Follow the Waitawheta Tramway, stopping at the various information signs to find out when, why and how the tramway was built. The tramway is relatively flat, and nice and wide. After about an hour and a half the track crosses a large suspension bridge to the site of a replica logging bogie (a tram cart that carried the massive logs). This is a great spot for lunch and to spend time taking photographs.
A short loop track near to the logging bogie offers a detour to the site of an electricity pylon dating from around the year 1900. To complete a shorter, easier trip, return from the logging bogie back down the tramway to the car park.
Alternatively, continue south along the tramline through the spectacular Waitawheta Gorge. The main track requires one river crossing but there is a bypass track that requires just a few small side stream crossings. The main track then leaves the river and through a campsite before reaching the toilet bowl waterfall, the Waitawheta Hut, and the site of the old logging mill. Return via the same track, or spend the night to explore more of the park.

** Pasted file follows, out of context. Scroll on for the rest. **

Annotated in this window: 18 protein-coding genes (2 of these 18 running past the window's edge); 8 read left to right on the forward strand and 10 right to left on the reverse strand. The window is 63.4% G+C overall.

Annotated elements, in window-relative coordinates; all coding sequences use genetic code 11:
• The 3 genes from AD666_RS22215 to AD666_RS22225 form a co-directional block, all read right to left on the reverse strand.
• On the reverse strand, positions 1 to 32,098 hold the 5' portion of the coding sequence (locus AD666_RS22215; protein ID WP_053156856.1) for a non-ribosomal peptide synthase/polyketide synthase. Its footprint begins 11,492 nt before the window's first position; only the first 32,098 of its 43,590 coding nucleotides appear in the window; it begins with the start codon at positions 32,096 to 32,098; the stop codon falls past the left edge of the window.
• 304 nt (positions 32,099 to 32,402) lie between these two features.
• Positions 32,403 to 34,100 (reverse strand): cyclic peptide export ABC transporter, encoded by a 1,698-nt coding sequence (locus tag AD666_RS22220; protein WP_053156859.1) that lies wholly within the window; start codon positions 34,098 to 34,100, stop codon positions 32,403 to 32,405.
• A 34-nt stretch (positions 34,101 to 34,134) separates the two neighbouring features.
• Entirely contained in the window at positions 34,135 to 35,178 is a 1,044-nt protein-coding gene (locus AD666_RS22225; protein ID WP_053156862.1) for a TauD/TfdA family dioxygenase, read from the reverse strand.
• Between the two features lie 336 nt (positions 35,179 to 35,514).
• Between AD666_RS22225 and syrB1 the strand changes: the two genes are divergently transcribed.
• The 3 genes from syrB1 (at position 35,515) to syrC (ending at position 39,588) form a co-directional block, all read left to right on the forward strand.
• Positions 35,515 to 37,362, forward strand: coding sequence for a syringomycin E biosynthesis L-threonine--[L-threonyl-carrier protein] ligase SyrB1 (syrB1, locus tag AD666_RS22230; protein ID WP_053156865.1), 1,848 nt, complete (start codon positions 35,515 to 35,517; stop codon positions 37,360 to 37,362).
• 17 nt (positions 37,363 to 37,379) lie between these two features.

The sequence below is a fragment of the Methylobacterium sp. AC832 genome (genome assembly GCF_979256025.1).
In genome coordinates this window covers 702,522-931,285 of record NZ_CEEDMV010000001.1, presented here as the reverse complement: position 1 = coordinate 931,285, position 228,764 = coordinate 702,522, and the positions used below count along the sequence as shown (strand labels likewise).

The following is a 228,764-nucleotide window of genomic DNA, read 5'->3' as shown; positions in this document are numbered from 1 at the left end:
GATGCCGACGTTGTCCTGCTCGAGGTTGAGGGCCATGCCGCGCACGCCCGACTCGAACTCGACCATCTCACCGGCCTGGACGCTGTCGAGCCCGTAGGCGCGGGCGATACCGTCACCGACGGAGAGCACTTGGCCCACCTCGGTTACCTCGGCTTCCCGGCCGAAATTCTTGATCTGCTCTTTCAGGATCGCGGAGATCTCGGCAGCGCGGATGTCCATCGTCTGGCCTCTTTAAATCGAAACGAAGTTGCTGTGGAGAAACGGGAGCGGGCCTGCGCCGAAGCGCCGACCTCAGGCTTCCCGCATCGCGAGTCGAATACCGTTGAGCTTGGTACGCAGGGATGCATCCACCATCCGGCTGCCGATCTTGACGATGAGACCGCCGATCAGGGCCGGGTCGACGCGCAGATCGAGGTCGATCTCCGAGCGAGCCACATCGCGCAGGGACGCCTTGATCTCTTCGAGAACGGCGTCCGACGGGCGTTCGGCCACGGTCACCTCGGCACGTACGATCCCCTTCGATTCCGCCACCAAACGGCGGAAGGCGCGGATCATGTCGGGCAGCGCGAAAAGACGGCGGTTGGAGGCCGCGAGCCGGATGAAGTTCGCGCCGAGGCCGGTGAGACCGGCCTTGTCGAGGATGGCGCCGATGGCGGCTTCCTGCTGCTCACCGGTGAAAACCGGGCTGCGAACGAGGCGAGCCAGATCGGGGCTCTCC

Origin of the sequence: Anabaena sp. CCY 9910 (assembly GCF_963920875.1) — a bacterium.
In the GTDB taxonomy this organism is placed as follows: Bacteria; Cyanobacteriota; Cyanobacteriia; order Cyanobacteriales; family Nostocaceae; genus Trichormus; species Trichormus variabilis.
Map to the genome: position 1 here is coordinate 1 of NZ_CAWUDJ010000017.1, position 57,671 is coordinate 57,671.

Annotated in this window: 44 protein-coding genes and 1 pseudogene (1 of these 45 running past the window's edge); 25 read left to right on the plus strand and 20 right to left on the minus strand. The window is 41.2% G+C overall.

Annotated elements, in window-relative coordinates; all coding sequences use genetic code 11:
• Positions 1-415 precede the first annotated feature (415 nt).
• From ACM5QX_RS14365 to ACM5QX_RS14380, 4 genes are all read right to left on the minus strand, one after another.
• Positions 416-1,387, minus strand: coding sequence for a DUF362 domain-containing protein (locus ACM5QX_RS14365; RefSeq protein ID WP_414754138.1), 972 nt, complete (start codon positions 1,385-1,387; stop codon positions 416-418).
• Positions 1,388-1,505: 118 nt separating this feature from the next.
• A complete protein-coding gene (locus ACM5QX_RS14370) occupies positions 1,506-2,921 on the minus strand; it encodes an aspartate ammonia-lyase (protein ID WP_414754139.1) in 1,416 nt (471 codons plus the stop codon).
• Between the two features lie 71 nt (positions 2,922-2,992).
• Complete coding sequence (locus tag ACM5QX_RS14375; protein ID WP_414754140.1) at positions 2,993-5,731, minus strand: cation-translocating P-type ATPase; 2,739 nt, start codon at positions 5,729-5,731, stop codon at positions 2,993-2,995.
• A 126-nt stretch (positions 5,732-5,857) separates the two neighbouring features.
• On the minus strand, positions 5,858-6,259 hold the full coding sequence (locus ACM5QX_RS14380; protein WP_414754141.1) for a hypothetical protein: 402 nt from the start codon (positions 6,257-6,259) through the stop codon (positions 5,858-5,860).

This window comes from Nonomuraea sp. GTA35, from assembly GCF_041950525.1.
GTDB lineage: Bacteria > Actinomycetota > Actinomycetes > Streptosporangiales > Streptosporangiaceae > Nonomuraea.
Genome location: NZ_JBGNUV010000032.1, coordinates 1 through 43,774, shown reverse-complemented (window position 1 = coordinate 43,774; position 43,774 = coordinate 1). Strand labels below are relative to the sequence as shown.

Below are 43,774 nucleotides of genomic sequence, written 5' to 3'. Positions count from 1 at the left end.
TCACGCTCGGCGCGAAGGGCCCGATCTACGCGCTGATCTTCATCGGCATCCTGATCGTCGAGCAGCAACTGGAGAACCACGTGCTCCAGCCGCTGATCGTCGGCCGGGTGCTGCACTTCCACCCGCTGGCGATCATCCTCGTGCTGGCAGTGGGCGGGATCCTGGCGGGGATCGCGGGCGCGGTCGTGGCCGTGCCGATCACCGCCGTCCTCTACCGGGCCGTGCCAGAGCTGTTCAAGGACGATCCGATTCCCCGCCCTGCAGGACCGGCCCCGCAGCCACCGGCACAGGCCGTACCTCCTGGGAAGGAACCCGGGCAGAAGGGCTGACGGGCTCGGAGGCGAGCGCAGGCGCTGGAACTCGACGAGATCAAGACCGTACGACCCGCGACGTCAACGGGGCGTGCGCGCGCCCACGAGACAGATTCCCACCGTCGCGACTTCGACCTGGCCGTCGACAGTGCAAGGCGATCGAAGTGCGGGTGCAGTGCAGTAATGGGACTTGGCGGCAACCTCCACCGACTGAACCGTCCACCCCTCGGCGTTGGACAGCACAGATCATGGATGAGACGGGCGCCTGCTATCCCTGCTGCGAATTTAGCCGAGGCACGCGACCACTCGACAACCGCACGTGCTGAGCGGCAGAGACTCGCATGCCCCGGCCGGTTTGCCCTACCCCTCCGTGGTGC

Stay at Waitāwheta Hut. Information here: https://www.doc.govt.nz/parks-and-recreation/places-to-go/bay-of-plenty/places/kaimai-mamaku-conservation-park/things-to-do/huts/waitawheta-hut/
Day Two: Wharawhara Track to Wharawhara Road
From Waitawheta Hut, follow the Upper Waitawheta Valley Track south. You will cross side streams that can be difficult during heavy rain. The track ascends steeply up to the Wharawhara saddle junction with the Wairoa Dams Track (1 hr 30 min from the hut), then descends steeply into the Wharawhara valley to join the Wharawhara Tramway Track. The track then gradually descends, crossing several rivers as it travels down the valley. After 2 hr, the route joins the Te Rereatukahia Track southwards (the end of Wharawhara Road is about 10-min walk from this junction). Follow the Route to Wharawhara Road
Book recommendations for this region: